Honors | Fact, Fiction & Film (HON)
H304 | 26151 | Edward Gubar
Films shown Thursday 7:00-9:30pm
H304 students will receive “H” credit as well as COLL S&H
distribution credit. Honors credit toward an HHC notation (but
not “H” or COLL distribution credit) will also be awarded to
students registering for J460 if they fulfill same work requirements
as H304 students. Journalism majors should register for J460.
For more Information: 855-2827 or email firstname.lastname@example.org.
In Borges's story, Funes the Memorious, the disabled young Funes
possesses an absolute photographic memory. "I have more memories in
myself alone than all men have had since the world was a world," he
says. One of his projects involves creating a language to express
what his mind perceives and remembers (a word for a dog seen at one
instant from one angle; a different word for the same dog at another
instant from another angle). On one level, Funes embodies extreme
and total objectivity: "In the overly replete world of Funes there
were nothing but details, almost contiguous details." Everything he
sees, he remembers--all of his perceptions bear equal significance.
On another level, however, Funes's project is impossible, for all
languages must generalize and abstract in order to communicate, just
as all so-called memories must represss some details in order to
make sense of the past. "My memory, sir," Funes asserts "is like a
Unlike Funes, Jimmy, the lost mariner in Oliver Sachs's The Man Who
Mistook His Wife for a Hat, has no short-term memory at all. His
life is embedded in novelty (which may either make him the perfect
consumer or the perfect journalist). Meet Jimmy in the garden and
he's perfectly friendly. See him later in the chapel and he has no
idea who you might be. As difficult and poignant as Jimmy's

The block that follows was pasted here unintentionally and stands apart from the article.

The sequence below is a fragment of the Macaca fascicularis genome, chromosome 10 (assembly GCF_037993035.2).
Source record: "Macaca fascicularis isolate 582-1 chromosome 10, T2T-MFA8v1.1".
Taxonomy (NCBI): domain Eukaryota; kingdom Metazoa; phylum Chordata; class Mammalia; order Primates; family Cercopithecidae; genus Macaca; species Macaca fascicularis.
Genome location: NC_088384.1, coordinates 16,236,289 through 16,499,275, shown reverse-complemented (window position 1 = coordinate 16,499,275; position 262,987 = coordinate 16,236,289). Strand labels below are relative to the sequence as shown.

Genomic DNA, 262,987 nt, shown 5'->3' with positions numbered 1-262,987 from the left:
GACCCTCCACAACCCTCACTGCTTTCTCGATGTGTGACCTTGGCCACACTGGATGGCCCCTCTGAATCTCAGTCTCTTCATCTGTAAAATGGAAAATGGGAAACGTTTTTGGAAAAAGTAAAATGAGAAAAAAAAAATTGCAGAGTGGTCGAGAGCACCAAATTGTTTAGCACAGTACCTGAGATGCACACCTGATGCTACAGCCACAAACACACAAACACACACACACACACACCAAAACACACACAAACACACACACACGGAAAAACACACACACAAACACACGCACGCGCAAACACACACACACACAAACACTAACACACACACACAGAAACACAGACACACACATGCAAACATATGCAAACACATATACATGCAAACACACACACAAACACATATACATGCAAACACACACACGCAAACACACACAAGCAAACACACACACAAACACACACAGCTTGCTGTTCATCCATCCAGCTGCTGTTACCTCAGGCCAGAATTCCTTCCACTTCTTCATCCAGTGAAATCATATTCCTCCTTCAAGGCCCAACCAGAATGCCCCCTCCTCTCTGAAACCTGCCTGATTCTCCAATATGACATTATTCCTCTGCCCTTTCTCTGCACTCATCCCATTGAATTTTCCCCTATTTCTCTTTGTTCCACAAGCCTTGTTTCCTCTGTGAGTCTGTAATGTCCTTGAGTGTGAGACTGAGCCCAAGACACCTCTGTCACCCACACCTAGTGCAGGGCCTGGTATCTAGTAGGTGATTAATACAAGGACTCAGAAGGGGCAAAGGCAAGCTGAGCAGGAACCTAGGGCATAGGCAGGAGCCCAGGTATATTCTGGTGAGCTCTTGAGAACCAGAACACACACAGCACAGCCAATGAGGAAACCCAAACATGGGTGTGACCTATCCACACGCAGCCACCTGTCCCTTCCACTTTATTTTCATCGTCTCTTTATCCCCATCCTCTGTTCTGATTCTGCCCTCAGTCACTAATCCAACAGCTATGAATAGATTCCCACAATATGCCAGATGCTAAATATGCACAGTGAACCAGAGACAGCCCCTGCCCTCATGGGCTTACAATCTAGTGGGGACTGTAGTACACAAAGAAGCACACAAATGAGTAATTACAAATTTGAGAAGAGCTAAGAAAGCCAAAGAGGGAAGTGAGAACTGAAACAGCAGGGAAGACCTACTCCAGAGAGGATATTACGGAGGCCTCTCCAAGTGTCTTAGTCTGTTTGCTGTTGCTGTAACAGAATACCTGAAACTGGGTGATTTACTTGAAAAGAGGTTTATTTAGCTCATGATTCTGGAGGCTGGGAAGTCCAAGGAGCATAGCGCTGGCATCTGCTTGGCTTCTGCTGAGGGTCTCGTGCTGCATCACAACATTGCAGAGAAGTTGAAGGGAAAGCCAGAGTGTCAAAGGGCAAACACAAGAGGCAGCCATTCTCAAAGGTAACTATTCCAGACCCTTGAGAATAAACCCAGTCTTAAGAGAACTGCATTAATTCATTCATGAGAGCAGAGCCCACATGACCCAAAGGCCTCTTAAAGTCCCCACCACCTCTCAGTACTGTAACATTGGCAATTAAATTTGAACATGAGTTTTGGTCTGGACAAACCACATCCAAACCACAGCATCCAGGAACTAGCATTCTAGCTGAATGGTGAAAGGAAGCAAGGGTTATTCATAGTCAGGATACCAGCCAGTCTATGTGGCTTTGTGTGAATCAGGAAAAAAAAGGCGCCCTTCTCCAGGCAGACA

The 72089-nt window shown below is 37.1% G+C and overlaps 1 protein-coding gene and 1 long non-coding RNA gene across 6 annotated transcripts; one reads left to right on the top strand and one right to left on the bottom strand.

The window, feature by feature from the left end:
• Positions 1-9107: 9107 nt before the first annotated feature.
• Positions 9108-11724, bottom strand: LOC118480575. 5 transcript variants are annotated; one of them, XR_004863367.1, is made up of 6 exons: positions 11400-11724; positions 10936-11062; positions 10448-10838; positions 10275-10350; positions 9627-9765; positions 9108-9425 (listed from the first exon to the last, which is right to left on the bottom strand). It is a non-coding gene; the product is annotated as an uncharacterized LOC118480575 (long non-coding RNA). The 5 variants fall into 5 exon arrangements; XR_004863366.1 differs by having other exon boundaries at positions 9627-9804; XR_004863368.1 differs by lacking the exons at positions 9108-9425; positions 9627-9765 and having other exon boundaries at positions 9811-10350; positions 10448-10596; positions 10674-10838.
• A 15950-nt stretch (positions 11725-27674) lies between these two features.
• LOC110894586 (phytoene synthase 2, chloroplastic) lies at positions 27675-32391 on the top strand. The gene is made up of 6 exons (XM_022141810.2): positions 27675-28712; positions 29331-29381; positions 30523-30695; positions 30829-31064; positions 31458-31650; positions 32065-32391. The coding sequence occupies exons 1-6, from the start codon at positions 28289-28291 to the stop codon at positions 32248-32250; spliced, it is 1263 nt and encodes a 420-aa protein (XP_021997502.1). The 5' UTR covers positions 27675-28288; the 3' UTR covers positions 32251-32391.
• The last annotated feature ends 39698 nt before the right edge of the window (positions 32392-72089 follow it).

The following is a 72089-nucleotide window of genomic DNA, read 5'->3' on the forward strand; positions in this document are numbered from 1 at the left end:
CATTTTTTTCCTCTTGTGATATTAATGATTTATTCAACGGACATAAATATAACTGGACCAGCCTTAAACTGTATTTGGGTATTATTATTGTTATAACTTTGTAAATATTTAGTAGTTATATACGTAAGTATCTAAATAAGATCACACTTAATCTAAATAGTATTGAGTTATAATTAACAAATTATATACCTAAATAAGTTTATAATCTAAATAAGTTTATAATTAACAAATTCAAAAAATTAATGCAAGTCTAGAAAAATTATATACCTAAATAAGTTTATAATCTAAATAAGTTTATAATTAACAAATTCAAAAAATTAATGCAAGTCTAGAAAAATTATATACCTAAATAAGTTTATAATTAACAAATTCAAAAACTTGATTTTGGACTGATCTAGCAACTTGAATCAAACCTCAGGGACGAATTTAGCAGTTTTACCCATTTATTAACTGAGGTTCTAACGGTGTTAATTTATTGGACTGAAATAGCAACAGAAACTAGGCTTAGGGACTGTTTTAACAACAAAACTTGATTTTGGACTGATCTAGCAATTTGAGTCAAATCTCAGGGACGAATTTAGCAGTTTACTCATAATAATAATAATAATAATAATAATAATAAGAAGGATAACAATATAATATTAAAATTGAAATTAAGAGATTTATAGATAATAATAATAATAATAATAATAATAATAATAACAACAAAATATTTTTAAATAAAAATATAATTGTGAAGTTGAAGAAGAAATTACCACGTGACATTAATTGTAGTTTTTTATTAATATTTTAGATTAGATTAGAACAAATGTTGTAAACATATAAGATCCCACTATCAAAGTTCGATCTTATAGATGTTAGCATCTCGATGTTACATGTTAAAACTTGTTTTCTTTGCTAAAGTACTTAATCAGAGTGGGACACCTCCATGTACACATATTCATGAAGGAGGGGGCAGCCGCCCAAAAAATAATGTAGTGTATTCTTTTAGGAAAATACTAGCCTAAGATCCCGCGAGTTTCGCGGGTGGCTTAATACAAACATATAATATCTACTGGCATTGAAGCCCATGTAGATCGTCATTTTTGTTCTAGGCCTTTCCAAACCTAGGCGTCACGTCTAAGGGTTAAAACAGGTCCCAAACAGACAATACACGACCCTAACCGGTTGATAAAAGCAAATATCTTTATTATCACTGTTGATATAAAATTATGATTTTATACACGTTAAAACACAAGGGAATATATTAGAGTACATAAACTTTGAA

situation (he's a real person) may be, it's hard not to see him as a
perfect foil for Funes. Who indeed would make the better journalist?
Ultimately, both stories are concerned with history, language, and
the nature of reality.
Beginning with Funes and Jimmy, whose plights serve well as
metaphors for problems of seeing and telling, this course will
explore the journalist's eye/I from ethical, practical, and
contextual vantages. As Borges's story implies, writers must select
and abstract. What principles, what motives guide their choices?
How, for instance, does a journalist mediate the potential conflict
between private views or feelings and public responsibility? How
does s/he navigate the tricky interstices between personal ambition,
public responsibility, and corporate imperatives? Similarly, how
does a journalist cope with the demand for objectivity in a world
philosophically devoid of such a stance? In practice, can a
journalist do factual justice to his material while exploring the
literary possibilities spurred by his/her imagination?
We will examine a variety of works of fiction, numerous films, and
several works of non-fiction as we address these and other questions
about the practice of journalism. We will see (mostly fictional)
journalists at work. We will read journalists' work. We will read
critiques of current journalistic contexts. Hopefully, such
materials will provoke numerous questions about the relationship
between image and reality, seeing and telling, public and private,
eye and I.
Films & Texts (subject to changes and abridgement): Donner, Shabono;
Ehrenreich, Nickel and Dimed, Greene, The Quiet American; Herr,
Dispatches; Kidder, Home Town; Krakauer, Into Thin Air; Mailer,
Armies of the Night; Malcolm, The Journalist and the Murderer;
McChesney and Nichols, Our Media, Not Theirs; Sontag, On
Photography; Stoppard, Night and Day; West, Miss Lonelyhearts
Films: (many available at library or rental stores if you cannot
make all class showings)
A World Apart, Almost Famous, American Splendor, Citizen Kane, Cry
Freedom, Fast, Cheap and Out of Control, Goodbye and Good Luck, The
Insider, The Killing Fields, Manufacturing Consent, Network,
Rashomon, Reds, Salvador, Shattered Glass, Under Fire, The Year of
(+) some selections on the Web, or on J-School library reserve
Required Work: 7-9 short papers, final exam
Graduate and honors students must also complete a term project.